Ghent University Academic Bibliography

Advanced

Cognitive, emotional,and psychosocial functioning of girls treated with pharmacological puberty blockage for idiopathic central precocious puberty

Slawomir Wojniusz, Nina Callens UGent, Stefan Sütterlin, Stein Andersson, Jean De Schepper UGent, Inge Gies, Jesse Vanbesien, KATHLEEN DE WAELE, Sara Van Aken, Margarita Craen, et al. (2016) FRONTIERS IN PSYCHOLOGY. 7.
abstract
Central precocious puberty (CPP) develops due to premature activation of the hypothalamic-pituitary-gonadal (HPG) axis, resulting in early pubertal changes and rapid bone maturation. CPP is associated with lower adult height and increased risk for development of psychological problems. Standard treatment of CPP is based on postponement of pubertal development by blockade of the HPG axis with gonadotropin releasing hormone analogs (GnRHa) leading to abolition of gonadal sex hormones synthesis. Whereas the hormonal and auxological effects of GnRHa are well-researched, there is a lack of knowledge whether GnRHa treatment influences psychological functioning of treated children, despite the fact that prevention of psychological problems is used as one of the main reasons for treatment initiation. In the present study we seek to address this issue by exploring differences in cognitive function, behavior, emotional reactivity, and psychosocial problems between GnRHa treated CPP girls and age-matched controls. Fifteen girls with idiopathic CPP; median age 10.4 years, treated with slow-release GnRHa (triptorelin acetate Decapeptyl SR 11.25) and 15 age-matched controls, were assessed with a comprehensive test battery consisting of paper and pencil tests, computerized tasks, behavioral paradigms, heart rate variability, and questionnaires filled in by the children's parents. Both groups showed very similar scores with regard to cognitive performance, behavioral and psychosocial problems. Compared to controls, treated girls displayed significantly higher emotional reactivity (p = 0.016; Cohen's d = 1.04) on one of the two emotional reactivity task conditions. Unexpectedly, the CPP group showed significantly lower resting heart rates than the controls (p = 0.004; Cohen's d = 1.03); lower heart rate was associated with longer treatment duration (r = 0.582, p = 0.037). The results suggest that GnRHa treated CPP girls do not differ in their cognitive or psychosocial functioning from age matched controls. However, they might process emotional stimuli differently. The unexpected finding of lower heart rate that was associated with longer duration of the treatment should be further explored by methods appropriate for assessment of cardiac health.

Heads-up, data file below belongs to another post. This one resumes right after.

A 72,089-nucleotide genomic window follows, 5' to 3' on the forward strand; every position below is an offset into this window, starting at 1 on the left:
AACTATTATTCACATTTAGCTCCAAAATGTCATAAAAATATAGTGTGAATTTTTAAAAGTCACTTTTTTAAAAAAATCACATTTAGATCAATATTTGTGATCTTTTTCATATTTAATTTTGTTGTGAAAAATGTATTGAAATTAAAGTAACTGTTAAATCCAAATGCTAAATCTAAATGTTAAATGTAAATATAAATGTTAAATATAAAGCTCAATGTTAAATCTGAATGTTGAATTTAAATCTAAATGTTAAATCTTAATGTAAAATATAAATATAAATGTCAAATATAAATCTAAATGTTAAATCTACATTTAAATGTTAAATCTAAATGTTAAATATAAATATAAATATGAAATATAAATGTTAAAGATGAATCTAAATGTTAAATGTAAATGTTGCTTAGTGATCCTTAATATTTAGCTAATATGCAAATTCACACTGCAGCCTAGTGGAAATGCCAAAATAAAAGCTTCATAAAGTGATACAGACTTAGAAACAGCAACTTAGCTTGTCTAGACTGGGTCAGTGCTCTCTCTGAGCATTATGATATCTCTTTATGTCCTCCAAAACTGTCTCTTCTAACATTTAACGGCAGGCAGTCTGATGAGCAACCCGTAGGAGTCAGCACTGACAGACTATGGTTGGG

Please use this url to cite or link to this publication:
author
organization
year
type
journalArticle (original)
publication status
published
subject
keyword
central precocious puberty, gonadotropin releasing hormone analog, cognitive function, emotion regulation, psychosocial function, heart rate variability, puberty, GONADOTROPIN-RELEASING-HORMONE, HEART-RATE-VARIABILITY, ANDROGEN DEPRIVATION THERAPY, SPATIAL ORIENTATION, MENTAL ROTATION, GENE-EXPRESSION, PROSTATE-CANCER, WORKING-MEMORY, SHEEP, AGONIST
journal title
FRONTIERS IN PSYCHOLOGY
Front. Psychol.
volume
7
article number
1053
pages
12 pages
Web of Science type
Article
Web of Science id
000379418800002
JCR category
PSYCHOLOGY, MULTIDISCIPLINARY
JCR impact factor
2.323 (2016)
JCR rank
33/128 (2016)
JCR quartile
2 (2016)
ISSN
1664-1078
DOI
10.3389/fpsyg.2016.01053
language
English
UGent publication?
yes
classification
A1
additional info
the first two authors share joint first authorship
copyright statement
I have retained and own the full copyright for this publication
id
8079837
handle
http://hdl.handle.net/1854/LU-8079837
date created
2016-09-19 10:53:21
date last changed
2017-07-27 14:08:25
@article{8079837,